Explosive Accusation: Belgium Had "Advance And Precise" Warning About Terrorist Attacks, Did Nothing

Tyler Durden's picture

In what, if true, is the most incendiary allegation of the day, Israel's Haaretz newspaper reports that Belgian security services and other Western intelligence agencies had "advance and precise intelligence warnings" regarding Tuesday’s bombings. According to the paper, "the security services knew, with a high degree of certainty, that attacks were planned in the very near future for the airport and, apparently, for the underground railway as well."

Here is the full Haaretz report:

The Belgian security services, as well as other Western intelligence agencies, had advance and precise intelligence warnings regarding the terrorist attacks in Belgium on Tuesday, Haaretz has learned.

 

The security services knew, with a high degree of certainty, that attacks were planned in the very near future for the airport and, apparently, for the subway as well.

 

Despite the advance warning, the intelligence and security preparedness in Brussels, where most of the European Union agencies are located, was limited in its scope and insufficient for the severity and immediacy of the alert.

 

As far as is known, the attacks were planned by the headquarters of the Islamic State (ISIS) in Raqqa, Syria, which it has pronounced as the capital of its Islamic caliphate.

 

The terror cell responsible for the attacks in Brussels on Tuesday was closely associated with the network behind the series of attacks in Paris last November. At this stage, it appears that both were part of the same terrorist infrastructure, connected at the top by the terrorist Salah Abdeslam, who was involved in both the preparation for the Paris attacks and its implementation.

 

Abdeslam escaped from Paris after the November attacks, hid out in Brussels and was arrested last week by the Belgian authorities.

 

Abdeslam's arrest was apparently the trigger for Tuesday's attacks, due to the concern in ISIS that he might give information about the planned attacks under interrogation, particularly in the light of reports that he was cooperating with his captors.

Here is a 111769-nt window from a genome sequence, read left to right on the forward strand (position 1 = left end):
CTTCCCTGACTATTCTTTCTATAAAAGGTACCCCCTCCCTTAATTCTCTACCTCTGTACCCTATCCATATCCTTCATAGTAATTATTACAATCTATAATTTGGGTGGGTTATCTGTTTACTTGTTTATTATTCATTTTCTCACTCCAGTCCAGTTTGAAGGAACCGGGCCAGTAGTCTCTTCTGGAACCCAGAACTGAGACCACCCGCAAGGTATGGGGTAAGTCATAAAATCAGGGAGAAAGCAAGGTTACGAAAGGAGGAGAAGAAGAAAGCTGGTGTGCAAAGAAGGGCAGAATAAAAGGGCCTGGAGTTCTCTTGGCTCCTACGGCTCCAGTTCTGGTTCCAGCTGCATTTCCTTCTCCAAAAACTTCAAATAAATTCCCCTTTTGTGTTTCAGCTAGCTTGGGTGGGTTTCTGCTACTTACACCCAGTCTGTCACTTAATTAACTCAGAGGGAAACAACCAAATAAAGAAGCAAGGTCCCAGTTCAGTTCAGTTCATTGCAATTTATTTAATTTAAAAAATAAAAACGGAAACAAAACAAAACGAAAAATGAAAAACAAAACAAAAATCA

The testimony of the detained terrorist, alongside other intelligence information, part of which concerned ISIS operations in Syria, should have resulted in much more stringent security preparedness in crowded public places in Brussels, along with a heightened search for the cell.

If this report is accurate, it leads to many unpleasant and frankly disturbing questions for both local as well as international authorities, like why in the aftermath of the Salah Abdeslam capture did Belgium not at least issue a heightened state of alert, as it did in November in the aftermath of the Paris bombings, when overnight Brussels looked like an army ghost town; at least it was safe.

Recall from our November report of how Brussels looks like a warzone after the Paris terrorist attack:

 

This time, however, the local police did nothing and the result was over 30 deaths and hundreds of injuries.

What's worse as of this moment the third suspect remain at large: as Haaretz reminds us, "the search is focused on the terrorist Najim Laachraoui, who created the explosive vests used by the bombers and escaped from the airport at the last moment."

There is concern, however, that other cells connected to ISIS in Western Europe will attempt to carry out additional attacks in the near future, either in Belgium or in other countries involved in the war against the terror organization in Syria and Iraq.

How Europe will handle the ongoing deadly fallout from the bursting of this one terrorist cell, will be closely watched, and should Tuesday's event recur when local authorities had been warned about an upcoming terrorist attack leading to no specific action, perhaps some will finally ask if the local governments were at least partially complicit in the deaths of dozens of innocent people, for motives first hinted at in that infamous 2008 AIG Banque presentation which has so far predicted with absolute accuracy the future of the Eurozone.